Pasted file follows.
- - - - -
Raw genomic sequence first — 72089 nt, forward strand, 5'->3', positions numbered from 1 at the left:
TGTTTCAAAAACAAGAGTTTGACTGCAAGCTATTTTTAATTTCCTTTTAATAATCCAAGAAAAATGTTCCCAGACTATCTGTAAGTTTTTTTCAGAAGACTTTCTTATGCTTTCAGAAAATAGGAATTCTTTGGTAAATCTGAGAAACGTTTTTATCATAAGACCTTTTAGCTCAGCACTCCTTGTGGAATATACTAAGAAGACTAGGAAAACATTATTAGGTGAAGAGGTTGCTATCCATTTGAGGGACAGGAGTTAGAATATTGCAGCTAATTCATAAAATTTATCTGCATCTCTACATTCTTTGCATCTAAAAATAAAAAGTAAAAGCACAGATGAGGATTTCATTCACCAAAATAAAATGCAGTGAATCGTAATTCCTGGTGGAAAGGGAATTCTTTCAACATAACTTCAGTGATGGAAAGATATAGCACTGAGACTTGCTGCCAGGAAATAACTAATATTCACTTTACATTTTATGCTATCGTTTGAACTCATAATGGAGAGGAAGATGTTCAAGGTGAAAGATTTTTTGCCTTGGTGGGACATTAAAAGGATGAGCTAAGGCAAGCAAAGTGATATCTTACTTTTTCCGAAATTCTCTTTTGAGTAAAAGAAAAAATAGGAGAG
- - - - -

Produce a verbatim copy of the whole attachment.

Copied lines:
Raw genomic sequence first — 72089 nt, forward strand, 5'->3', positions numbered from 1 at the left:
TGTTTCAAAAACAAGAGTTTGACTGCAAGCTATTTTTAATTTCCTTTTAATAATCCAAGAAAAATGTTCCCAGACTATCTGTAAGTTTTTTTCAGAAGACTTTCTTATGCTTTCAGAAAATAGGAATTCTTTGGTAAATCTGAGAAACGTTTTTATCATAAGACCTTTTAGCTCAGCACTCCTTGTGGAATATACTAAGAAGACTAGGAAAACATTATTAGGTGAAGAGGTTGCTATCCATTTGAGGGACAGGAGTTAGAATATTGCAGCTAATTCATAAAATTTATCTGCATCTCTACATTCTTTGCATCTAAAAATAAAAAGTAAAAGCACAGATGAGGATTTCATTCACCAAAATAAAATGCAGTGAATCGTAATTCCTGGTGGAAAGGGAATTCTTTCAACATAACTTCAGTGATGGAAAGATATAGCACTGAGACTTGCTGCCAGGAAATAACTAATATTCACTTTACATTTTATGCTATCGTTTGAACTCATAATGGAGAGGAAGATGTTCAAGGTGAAAGATTTTTTGCCTTGGTGGGACATTAAAAGGATGAGCTAAGGCAAGCAAAGTGATATCTTACTTTTTCCGAAATTCTCTTTTGAGTAAAAGAAAAAATAGGAGAG